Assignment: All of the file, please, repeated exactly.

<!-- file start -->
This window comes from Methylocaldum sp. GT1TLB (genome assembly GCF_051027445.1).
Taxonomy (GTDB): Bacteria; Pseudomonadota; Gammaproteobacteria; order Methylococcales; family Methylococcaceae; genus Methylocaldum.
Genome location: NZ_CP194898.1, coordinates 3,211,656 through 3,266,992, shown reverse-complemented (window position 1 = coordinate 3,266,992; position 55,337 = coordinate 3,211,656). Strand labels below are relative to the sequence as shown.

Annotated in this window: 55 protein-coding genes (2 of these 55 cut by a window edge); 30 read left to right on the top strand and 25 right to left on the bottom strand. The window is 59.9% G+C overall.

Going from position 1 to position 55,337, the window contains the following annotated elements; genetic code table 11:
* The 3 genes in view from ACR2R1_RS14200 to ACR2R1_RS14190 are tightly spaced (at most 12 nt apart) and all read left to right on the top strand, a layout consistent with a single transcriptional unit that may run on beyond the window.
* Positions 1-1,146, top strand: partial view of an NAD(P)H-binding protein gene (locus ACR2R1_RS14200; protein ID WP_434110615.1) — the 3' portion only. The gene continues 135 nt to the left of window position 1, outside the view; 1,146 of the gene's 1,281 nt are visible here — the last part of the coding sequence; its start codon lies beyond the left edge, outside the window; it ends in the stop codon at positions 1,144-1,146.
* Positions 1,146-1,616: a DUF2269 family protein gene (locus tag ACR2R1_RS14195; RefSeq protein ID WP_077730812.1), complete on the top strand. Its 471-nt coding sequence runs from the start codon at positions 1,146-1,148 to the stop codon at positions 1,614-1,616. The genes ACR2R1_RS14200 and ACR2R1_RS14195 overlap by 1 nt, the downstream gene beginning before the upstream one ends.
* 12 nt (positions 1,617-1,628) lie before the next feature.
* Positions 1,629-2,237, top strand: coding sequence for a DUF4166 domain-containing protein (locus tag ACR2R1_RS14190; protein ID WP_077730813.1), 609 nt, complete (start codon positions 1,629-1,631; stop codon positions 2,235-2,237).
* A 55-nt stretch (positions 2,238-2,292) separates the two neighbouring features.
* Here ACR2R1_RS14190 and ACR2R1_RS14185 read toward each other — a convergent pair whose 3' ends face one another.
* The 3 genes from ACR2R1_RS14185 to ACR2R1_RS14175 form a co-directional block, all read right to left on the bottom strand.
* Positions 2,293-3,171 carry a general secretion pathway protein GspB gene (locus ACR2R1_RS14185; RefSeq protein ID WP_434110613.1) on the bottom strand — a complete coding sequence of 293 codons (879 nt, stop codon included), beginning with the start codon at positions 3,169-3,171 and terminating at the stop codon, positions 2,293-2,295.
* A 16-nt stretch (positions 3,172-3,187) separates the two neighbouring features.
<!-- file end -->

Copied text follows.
This window comes from Methylocaldum sp. GT1TLB (genome assembly GCF_051027445.1).
Taxonomy (GTDB): Bacteria; Pseudomonadota; Gammaproteobacteria; order Methylococcales; family Methylococcaceae; genus Methylocaldum.
Genome location: NZ_CP194898.1, coordinates 3,211,656 through 3,266,992, shown reverse-complemented (window position 1 = coordinate 3,266,992; position 55,337 = coordinate 3,211,656). Strand labels below are relative to the sequence as shown.

Annotated in this window: 55 protein-coding genes (2 of these 55 cut by a window edge); 30 read left to right on the top strand and 25 right to left on the bottom strand. The window is 59.9% G+C overall.

Going from position 1 to position 55,337, the window contains the following annotated elements; genetic code table 11:
* The 3 genes in view from ACR2R1_RS14200 to ACR2R1_RS14190 are tightly spaced (at most 12 nt apart) and all read left to right on the top strand, a layout consistent with a single transcriptional unit that may run on beyond the window.
* Positions 1-1,146, top strand: partial view of an NAD(P)H-binding protein gene (locus ACR2R1_RS14200; protein ID WP_434110615.1) — the 3' portion only. The gene continues 135 nt to the left of window position 1, outside the view; 1,146 of the gene's 1,281 nt are visible here — the last part of the coding sequence; its start codon lies beyond the left edge, outside the window; it ends in the stop codon at positions 1,144-1,146.
* Positions 1,146-1,616: a DUF2269 family protein gene (locus tag ACR2R1_RS14195; RefSeq protein ID WP_077730812.1), complete on the top strand. Its 471-nt coding sequence runs from the start codon at positions 1,146-1,148 to the stop codon at positions 1,614-1,616. The genes ACR2R1_RS14200 and ACR2R1_RS14195 overlap by 1 nt, the downstream gene beginning before the upstream one ends.
* 12 nt (positions 1,617-1,628) lie before the next feature.
* Positions 1,629-2,237, top strand: coding sequence for a DUF4166 domain-containing protein (locus tag ACR2R1_RS14190; protein ID WP_077730813.1), 609 nt, complete (start codon positions 1,629-1,631; stop codon positions 2,235-2,237).
* A 55-nt stretch (positions 2,238-2,292) separates the two neighbouring features.
* Here ACR2R1_RS14190 and ACR2R1_RS14185 read toward each other — a convergent pair whose 3' ends face one another.
* The 3 genes from ACR2R1_RS14185 to ACR2R1_RS14175 form a co-directional block, all read right to left on the bottom strand.
* Positions 2,293-3,171 carry a general secretion pathway protein GspB gene (locus ACR2R1_RS14185; RefSeq protein ID WP_434110613.1) on the bottom strand — a complete coding sequence of 293 codons (879 nt, stop codon included), beginning with the start codon at positions 3,169-3,171 and terminating at the stop codon, positions 2,293-2,295.
* A 16-nt stretch (positions 3,172-3,187) separates the two neighbouring features.